In or Out?

Last summer I learned that art and music are not accessible to everyone. Each morning I receive an email from Art Daily, the ‘first art newspaper on the net’. It’s one of the best parts of the day: looking at the art on display around the world; learning of lost sculptures discovered, relics saved, paintings auctioned and notebooks preserved. I always get excited because I hope I’ll find something that will capture my attention.

Click on the above to hear an audio transcription of the Accessibility page content
Screenshot of online art magazine about disabled fear being forgotten
Leanna Benjamin, a playwright in Leeds, May 19, 2021. Benjamin said she worries venues may drop the online ways that have flourished during the pandemic. Mary Turner/New York Times.

On this particular summer’s day, it was a different kind of attention. I saw an article on the front page of the Art Daily newspaper that read: ‘Disabled people fear being left behind as UK culture venues reopen’. Surprised with the heading, I read the article by Alex Marshall in which he talked to people with disabilities such as autism, deafness and being wheelchair users. Each person shared their experiences.

“Disabled people make up 22% of England’s population and have diverse requirements — such as wheelchair access, audio description or for ‘relaxed’ performances where audiences are allowed to make noise.”

Who knew?

After reading the article, I thought about how art is one of the few things that binds us together without prejudice or status. Most of us would acknowledge that art and music are available both physically and digitally. However, discovering that not everyone has access to either is, well, a major disappointment.

I think the issue isn’t money, it’s not even technology. It’s knowledge, and that includes yours truly.

Alex Marshall’s article marked the beginning of a journey in which I wanted to learn how to make my music more accessible and in turn share any learnings with other artists. I’ve spent the last year and a half reading, watching, listening and learning about how we unknowingly make things that should be accessible, inaccessible. Some forums and groups have been super helpful answering my questions.

Image designed by Katy, also known as walking.on.wheels on Instagram
Accessibility is more than a ramp. Image credit: Katy Nash

Earlier this month I found a brilliant post on Instagram by Katy, otherwise known as @walking.on.wheels. Katy’s visual shows us things to consider, many of which we can do ourselves. I must admit that managing the creation of braille lyrics and sheet music was a steep learning curve, especially the sheet music. I’ll share more about this very soon. I’m hoping my hurdles become your long jumps as artists learn to create art accessible to all.

This Accessibility page

On this page I’ll publish accessible lyrics and/or sheet music whenever I release new material, starting with Stop Walk Talk. You’ll find three to four versions of PDF lyrics (Regular, Large Print, Open Dyslexic, Braille). For some of the songs I’ll make available braille sheet music.

I’m also compiling a checklist of things you might be able to do yourself and a list of useful resources I’ve discovered along the way. Thanks to some amazing conversations!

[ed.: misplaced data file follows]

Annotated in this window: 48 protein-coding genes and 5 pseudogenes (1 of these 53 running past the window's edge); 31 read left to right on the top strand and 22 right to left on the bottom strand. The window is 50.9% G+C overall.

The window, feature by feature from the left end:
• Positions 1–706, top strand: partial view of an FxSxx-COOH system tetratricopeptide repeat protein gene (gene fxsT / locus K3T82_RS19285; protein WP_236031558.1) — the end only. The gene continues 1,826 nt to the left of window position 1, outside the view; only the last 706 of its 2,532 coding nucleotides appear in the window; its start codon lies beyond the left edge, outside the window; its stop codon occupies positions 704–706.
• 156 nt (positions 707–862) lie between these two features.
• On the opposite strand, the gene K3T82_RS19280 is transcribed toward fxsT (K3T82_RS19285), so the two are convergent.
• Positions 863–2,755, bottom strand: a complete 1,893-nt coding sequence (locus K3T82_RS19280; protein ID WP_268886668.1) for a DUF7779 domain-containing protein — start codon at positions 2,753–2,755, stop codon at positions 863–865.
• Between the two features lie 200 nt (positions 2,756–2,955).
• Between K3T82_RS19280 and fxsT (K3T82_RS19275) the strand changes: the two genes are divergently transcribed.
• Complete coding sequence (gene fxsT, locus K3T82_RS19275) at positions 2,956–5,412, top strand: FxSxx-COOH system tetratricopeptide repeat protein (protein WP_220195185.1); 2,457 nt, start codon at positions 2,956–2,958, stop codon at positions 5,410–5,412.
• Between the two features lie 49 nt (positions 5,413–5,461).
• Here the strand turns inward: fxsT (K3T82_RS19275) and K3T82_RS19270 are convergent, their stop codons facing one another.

Words Matter

Here are some examples of what you can do.

Make PDF’s of lyrics in a sans serif font, a large font, in Open Dyslexic and in braille. Use Fiverr to have your song transcribed for sheet music. If you have a home studio and use midi data, download the resulting score and midi files. If, like me, you can’t read music, have someone check it over before providing it to a sheet music transcription service. I was in good hands with Noah Lawson of Dot The i’s. The RNIB offer a free personal transcription service.

For those who are D/deaf, have a sign language interpreter included in your live performances or music videos – this is my biggest challenge so I’d ask anyone reading this to get in touch. In your videos, create a full description and upload your own closed captions instead of relying on YouTube’s AI (artificial intelligence). Consider creating lyrics videos so you can choose an accessible font and people can enjoy the beauty of your words.

Use CamelCase

CamelCase is useful in programming since element names cannot contain spaces but is essential when creating hashtags that combine words.

“Use what’s known as ‘camel case’ for the hashtags in your tweets – #ABitLikeThis. When you do, it means screen readers used by people who are blind or visually impaired will hear the words individually rather than as a long incoherent word, as is likely to be the case if no letters are capitalised” Ability Net.

Kathy Muir Website homepage shows the accessibility icon

Finally, for websites, get a free accessibility plugin that allows the user to change the font, the font size, the font colour, grayscale and contrast. I use One Click Accessibility.

Use alt text and image descriptions; make sure filenames of photos and documents make sense were you to say them out loud; create audio descriptions, and when you post an image on social media, at the end of your post take the time to write words that describe the image you’re sharing.

Next steps and thank yous

Please get in touch and tell me what more we can all do. Together 🙂

Huge thanks to XL Braille Limited, Dot The i, Royal National Institute for the Blind (RNIB), The Bristol Braillists, and the Facebook Group Braille: Learning and Networking for sighted people learning Braille, Ability Net, Susan Merrick, Performance Interpreting.


Stop Walk Talk

Stop Walk Talk song and video

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